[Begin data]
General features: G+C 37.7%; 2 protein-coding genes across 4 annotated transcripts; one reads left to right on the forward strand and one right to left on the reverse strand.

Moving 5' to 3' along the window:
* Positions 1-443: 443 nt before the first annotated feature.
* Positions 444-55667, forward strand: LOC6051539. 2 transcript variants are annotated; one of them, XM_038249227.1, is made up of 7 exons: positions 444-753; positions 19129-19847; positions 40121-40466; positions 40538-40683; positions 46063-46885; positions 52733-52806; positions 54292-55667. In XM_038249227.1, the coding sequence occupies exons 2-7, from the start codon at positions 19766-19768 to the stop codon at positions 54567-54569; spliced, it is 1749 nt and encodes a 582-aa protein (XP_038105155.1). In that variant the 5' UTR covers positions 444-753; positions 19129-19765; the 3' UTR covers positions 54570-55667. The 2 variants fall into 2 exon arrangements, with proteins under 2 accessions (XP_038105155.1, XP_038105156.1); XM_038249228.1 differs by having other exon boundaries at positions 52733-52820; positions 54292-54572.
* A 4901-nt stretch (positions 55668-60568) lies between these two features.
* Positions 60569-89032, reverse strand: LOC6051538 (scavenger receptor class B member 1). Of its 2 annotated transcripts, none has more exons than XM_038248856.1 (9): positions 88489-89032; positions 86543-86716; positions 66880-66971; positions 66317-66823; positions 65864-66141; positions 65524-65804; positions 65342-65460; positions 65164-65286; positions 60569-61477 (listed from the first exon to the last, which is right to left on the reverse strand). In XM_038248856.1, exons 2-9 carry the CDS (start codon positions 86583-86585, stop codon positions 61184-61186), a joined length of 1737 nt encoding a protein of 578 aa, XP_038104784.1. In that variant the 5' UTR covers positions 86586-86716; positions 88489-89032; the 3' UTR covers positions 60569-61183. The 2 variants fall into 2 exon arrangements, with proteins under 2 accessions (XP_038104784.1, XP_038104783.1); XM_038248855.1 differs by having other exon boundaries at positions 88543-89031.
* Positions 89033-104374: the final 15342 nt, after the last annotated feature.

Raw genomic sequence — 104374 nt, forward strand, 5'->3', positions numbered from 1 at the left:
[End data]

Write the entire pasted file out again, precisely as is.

General features: G+C 37.7%; 2 protein-coding genes across 4 annotated transcripts; one reads left to right on the forward strand and one right to left on the reverse strand.

Moving 5' to 3' along the window:
* Positions 1-443: 443 nt before the first annotated feature.
* Positions 444-55667, forward strand: LOC6051539. 2 transcript variants are annotated; one of them, XM_038249227.1, is made up of 7 exons: positions 444-753; positions 19129-19847; positions 40121-40466; positions 40538-40683; positions 46063-46885; positions 52733-52806; positions 54292-55667. In XM_038249227.1, the coding sequence occupies exons 2-7, from the start codon at positions 19766-19768 to the stop codon at positions 54567-54569; spliced, it is 1749 nt and encodes a 582-aa protein (XP_038105155.1). In that variant the 5' UTR covers positions 444-753; positions 19129-19765; the 3' UTR covers positions 54570-55667. The 2 variants fall into 2 exon arrangements, with proteins under 2 accessions (XP_038105155.1, XP_038105156.1); XM_038249228.1 differs by having other exon boundaries at positions 52733-52820; positions 54292-54572.
* A 4901-nt stretch (positions 55668-60568) lies between these two features.
* Positions 60569-89032, reverse strand: LOC6051538 (scavenger receptor class B member 1). Of its 2 annotated transcripts, none has more exons than XM_038248856.1 (9): positions 88489-89032; positions 86543-86716; positions 66880-66971; positions 66317-66823; positions 65864-66141; positions 65524-65804; positions 65342-65460; positions 65164-65286; positions 60569-61477 (listed from the first exon to the last, which is right to left on the reverse strand). In XM_038248856.1, exons 2-9 carry the CDS (start codon positions 86583-86585, stop codon positions 61184-61186), a joined length of 1737 nt encoding a protein of 578 aa, XP_038104784.1. In that variant the 5' UTR covers positions 86586-86716; positions 88489-89032; the 3' UTR covers positions 60569-61183. The 2 variants fall into 2 exon arrangements, with proteins under 2 accessions (XP_038104784.1, XP_038104783.1); XM_038248855.1 differs by having other exon boundaries at positions 88543-89031.
* Positions 89033-104374: the final 15342 nt, after the last annotated feature.

Raw genomic sequence — 104374 nt, forward strand, 5'->3', positions numbered from 1 at the left: